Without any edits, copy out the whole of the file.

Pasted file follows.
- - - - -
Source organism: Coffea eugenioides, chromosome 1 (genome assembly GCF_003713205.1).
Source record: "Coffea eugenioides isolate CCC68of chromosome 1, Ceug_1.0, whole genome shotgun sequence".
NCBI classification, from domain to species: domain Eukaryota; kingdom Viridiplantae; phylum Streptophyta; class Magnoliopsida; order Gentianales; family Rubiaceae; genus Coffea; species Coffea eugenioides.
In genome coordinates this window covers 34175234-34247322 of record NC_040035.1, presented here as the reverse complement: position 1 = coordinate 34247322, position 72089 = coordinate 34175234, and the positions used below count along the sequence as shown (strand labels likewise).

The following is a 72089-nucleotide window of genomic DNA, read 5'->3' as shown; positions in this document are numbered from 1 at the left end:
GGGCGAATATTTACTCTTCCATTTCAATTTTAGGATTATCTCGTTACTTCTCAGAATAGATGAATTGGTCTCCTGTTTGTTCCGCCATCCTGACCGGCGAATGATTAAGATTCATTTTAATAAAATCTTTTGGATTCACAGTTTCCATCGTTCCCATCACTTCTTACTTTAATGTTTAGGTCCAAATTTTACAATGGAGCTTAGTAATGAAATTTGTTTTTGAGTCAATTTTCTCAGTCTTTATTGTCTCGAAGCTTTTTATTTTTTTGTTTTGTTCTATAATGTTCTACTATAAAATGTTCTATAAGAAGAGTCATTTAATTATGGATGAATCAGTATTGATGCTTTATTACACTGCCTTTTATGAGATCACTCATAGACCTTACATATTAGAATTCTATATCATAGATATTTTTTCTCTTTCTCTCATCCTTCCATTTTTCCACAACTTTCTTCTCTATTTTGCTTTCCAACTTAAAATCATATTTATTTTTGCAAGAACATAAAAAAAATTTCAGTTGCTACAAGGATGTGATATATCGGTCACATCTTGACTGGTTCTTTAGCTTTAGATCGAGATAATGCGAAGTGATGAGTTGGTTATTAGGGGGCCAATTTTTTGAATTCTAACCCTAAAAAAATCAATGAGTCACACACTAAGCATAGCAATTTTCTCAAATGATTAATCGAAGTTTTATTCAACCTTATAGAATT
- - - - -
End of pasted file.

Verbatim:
Source organism: Coffea eugenioides, chromosome 1 (genome assembly GCF_003713205.1).
Source record: "Coffea eugenioides isolate CCC68of chromosome 1, Ceug_1.0, whole genome shotgun sequence".
NCBI classification, from domain to species: domain Eukaryota; kingdom Viridiplantae; phylum Streptophyta; class Magnoliopsida; order Gentianales; family Rubiaceae; genus Coffea; species Coffea eugenioides.
In genome coordinates this window covers 34175234-34247322 of record NC_040035.1, presented here as the reverse complement: position 1 = coordinate 34247322, position 72089 = coordinate 34175234, and the positions used below count along the sequence as shown (strand labels likewise).

The following is a 72089-nucleotide window of genomic DNA, read 5'->3' as shown; positions in this document are numbered from 1 at the left end:
GGGCGAATATTTACTCTTCCATTTCAATTTTAGGATTATCTCGTTACTTCTCAGAATAGATGAATTGGTCTCCTGTTTGTTCCGCCATCCTGACCGGCGAATGATTAAGATTCATTTTAATAAAATCTTTTGGATTCACAGTTTCCATCGTTCCCATCACTTCTTACTTTAATGTTTAGGTCCAAATTTTACAATGGAGCTTAGTAATGAAATTTGTTTTTGAGTCAATTTTCTCAGTCTTTATTGTCTCGAAGCTTTTTATTTTTTTGTTTTGTTCTATAATGTTCTACTATAAAATGTTCTATAAGAAGAGTCATTTAATTATGGATGAATCAGTATTGATGCTTTATTACACTGCCTTTTATGAGATCACTCATAGACCTTACATATTAGAATTCTATATCATAGATATTTTTTCTCTTTCTCTCATCCTTCCATTTTTCCACAACTTTCTTCTCTATTTTGCTTTCCAACTTAAAATCATATTTATTTTTGCAAGAACATAAAAAAAATTTCAGTTGCTACAAGGATGTGATATATCGGTCACATCTTGACTGGTTCTTTAGCTTTAGATCGAGATAATGCGAAGTGATGAGTTGGTTATTAGGGGGCCAATTTTTTGAATTCTAACCCTAAAAAAATCAATGAGTCACACACTAAGCATAGCAATTTTCTCAAATGATTAATCGAAGTTTTATTCAACCTTATAGAATT